That long-sought and closely guarded ability was part of a cluster of spying programs discovered by Kaspersky Lab, the Moscow-based security software maker that has exposed a series of Western cyberespionage operations.

    Kaspersky said it found personal computers in 30 countries infected with one or more of the spying programs, with the most infections seen in Iran, followed by Russia, Pakistan, Afghanistan, China, Mali, Syria, Yemen and Algeria. The targets included government and military institutions, telecommunication companies, banks, energy companies, nuclear researchers, media, and Islamic activists, Kaspersky said.
  • thor220
    I see this is making the rounds. If anyone takes the time to read the source article, Kaspersky doesn't actually provide any evidence to back up their claim that this actually exists and who it's linked to.

    They merely provide a stat sheet about it listing how it infects, what it does, ect. It's very easy for a company to make this sort of thing up if your in the anti-virus business.

    Do remember that Kaspersky is a Russian company and that Russia's relations with the USA aren't good at all.
  • agnickolov
    Here's a far better written article on the subject from Ars Technica:
  • BobDDDD
    Someone needs to invent an Enigma machine for computers, whereby a random challenge code is issued before every .exe file is launched, requiring a binary response that is randomly changed every 13ms.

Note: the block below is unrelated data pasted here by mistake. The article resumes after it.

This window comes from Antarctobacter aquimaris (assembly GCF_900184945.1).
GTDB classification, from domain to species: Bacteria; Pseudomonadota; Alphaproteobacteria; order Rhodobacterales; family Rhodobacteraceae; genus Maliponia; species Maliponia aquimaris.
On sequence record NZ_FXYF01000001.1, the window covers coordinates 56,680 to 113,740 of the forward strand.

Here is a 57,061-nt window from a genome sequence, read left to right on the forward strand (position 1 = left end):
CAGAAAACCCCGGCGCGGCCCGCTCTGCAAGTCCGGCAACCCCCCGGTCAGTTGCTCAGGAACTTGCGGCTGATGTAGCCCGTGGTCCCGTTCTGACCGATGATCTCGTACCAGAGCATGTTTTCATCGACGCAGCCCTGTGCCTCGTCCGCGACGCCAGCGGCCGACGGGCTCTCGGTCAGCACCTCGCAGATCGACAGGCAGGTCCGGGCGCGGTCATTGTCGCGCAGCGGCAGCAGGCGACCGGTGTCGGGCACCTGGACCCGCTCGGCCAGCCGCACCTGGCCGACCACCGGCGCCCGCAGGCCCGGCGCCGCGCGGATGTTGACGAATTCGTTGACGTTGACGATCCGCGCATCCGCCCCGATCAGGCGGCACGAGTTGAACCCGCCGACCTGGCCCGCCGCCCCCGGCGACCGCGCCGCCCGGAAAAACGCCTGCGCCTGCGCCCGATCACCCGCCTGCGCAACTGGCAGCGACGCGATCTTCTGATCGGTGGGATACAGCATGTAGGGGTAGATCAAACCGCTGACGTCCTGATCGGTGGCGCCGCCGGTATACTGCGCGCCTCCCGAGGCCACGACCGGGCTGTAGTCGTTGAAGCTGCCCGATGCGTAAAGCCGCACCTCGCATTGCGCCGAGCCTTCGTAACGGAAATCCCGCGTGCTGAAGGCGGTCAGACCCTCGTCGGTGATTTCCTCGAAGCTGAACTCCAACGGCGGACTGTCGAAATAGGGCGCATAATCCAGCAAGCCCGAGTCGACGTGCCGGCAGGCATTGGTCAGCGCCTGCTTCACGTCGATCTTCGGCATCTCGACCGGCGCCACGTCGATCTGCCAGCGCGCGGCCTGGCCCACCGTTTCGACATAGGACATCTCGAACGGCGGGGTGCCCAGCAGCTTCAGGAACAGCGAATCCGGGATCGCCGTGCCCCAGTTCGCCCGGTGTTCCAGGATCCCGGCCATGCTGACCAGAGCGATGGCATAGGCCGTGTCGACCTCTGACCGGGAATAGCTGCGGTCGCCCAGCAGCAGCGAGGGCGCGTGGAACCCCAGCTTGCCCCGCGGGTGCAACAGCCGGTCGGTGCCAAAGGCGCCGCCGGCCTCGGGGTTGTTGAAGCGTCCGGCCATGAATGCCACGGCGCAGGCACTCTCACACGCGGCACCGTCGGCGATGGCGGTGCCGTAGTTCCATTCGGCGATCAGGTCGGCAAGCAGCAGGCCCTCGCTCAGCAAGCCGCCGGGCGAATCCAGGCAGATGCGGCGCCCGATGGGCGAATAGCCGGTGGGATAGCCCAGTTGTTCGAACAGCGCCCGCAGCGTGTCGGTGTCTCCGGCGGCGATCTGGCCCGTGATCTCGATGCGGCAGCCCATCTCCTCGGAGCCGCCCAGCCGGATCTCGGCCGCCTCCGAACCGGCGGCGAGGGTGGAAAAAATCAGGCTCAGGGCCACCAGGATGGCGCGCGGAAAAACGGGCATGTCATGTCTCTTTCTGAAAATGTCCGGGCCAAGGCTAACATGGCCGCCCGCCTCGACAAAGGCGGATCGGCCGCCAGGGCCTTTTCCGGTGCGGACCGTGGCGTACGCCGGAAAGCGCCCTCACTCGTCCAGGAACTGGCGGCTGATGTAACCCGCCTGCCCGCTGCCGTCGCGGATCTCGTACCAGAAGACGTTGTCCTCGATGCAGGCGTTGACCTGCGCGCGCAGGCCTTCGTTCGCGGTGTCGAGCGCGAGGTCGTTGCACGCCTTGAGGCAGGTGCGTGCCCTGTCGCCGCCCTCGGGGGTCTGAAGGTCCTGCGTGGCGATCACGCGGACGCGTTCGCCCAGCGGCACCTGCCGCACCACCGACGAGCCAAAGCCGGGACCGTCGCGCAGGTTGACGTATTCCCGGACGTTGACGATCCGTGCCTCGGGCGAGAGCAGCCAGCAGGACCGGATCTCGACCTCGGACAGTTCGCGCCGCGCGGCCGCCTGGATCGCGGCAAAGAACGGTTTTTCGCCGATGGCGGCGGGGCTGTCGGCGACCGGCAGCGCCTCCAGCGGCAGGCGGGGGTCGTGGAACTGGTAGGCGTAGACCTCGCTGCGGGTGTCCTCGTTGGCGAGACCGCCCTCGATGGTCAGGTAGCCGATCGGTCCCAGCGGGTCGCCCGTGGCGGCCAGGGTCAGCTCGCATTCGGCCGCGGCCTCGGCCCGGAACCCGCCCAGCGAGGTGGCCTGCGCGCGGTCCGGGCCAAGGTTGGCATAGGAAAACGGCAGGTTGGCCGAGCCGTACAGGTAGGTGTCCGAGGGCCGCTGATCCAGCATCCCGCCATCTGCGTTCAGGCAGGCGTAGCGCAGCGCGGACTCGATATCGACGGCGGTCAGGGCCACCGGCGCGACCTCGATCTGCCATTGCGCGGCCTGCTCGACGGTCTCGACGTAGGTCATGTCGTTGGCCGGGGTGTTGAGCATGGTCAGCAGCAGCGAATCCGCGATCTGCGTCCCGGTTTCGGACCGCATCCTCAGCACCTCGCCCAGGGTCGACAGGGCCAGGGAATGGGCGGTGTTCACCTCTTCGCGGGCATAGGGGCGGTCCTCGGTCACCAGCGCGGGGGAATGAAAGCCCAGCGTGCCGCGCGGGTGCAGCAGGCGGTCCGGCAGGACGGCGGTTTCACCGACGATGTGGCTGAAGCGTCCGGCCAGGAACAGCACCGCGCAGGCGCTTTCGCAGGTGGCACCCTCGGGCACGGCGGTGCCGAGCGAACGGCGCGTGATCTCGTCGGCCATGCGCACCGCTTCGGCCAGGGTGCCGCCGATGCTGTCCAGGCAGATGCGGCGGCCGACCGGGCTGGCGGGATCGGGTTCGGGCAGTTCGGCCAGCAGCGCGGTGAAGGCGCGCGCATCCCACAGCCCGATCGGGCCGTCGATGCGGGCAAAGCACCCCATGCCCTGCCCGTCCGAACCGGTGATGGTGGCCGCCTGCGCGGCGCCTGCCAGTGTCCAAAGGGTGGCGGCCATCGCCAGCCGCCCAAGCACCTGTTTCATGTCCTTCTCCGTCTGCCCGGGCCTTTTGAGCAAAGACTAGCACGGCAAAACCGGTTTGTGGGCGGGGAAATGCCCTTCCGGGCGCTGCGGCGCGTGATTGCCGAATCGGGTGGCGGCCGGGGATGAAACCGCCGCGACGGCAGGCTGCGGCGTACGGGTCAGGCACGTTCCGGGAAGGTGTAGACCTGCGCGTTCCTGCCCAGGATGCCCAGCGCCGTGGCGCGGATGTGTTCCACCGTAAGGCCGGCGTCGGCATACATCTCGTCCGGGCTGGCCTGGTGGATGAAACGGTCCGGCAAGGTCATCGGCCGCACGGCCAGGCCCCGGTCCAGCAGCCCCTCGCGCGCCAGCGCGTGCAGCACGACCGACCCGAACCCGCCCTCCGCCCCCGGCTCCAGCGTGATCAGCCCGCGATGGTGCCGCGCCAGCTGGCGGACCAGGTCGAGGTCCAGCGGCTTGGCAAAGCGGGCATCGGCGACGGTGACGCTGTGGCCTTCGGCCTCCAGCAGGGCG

• rokit
    NSA being responsible(in one form or another) is obvious. But Kaspersky can't be trusted because they're screaming on another wolf while pretending to be a sheep.
  • PepiX
    60 years of work in the security business? Is this translated from russian? Isn't it 16 years?
  • Christopher1
    NSA being responsible(in one form or another) is obvious. But Kaspersky can't be trusted because they're screaming on another wolf while pretending to be a sheep.
    Kaspersky is not a sheep, but they are not a wolf either. They are more the shepherd trying to protect the sheep armed only with a shepherd's crook, while the wolves are using invisibility suits to get close to and steal the sheep.
  • Impulseman45
    Ah, consumers can't upgrade the firmware on hard drives my ass. We have been able to this for years. All the major OEMs and Hard Drive manufacturers have utilities that do this very thing because sometimes the firmware they ship is buggy or not as fine tuned as it could be and they make a new one. Just go to HP Support and find drivers for just about any computer and you will see Hard Drive firmware updates and even firmware updates for CD,DVD drives as well. Where the hell has Kaspersky Labs been the last decade or more, under a rock? And we are suppose to trust a company that comes out of left field with remarks like this. Hey guys is the 21st century now its time to have a look at the internet and see things as they really are.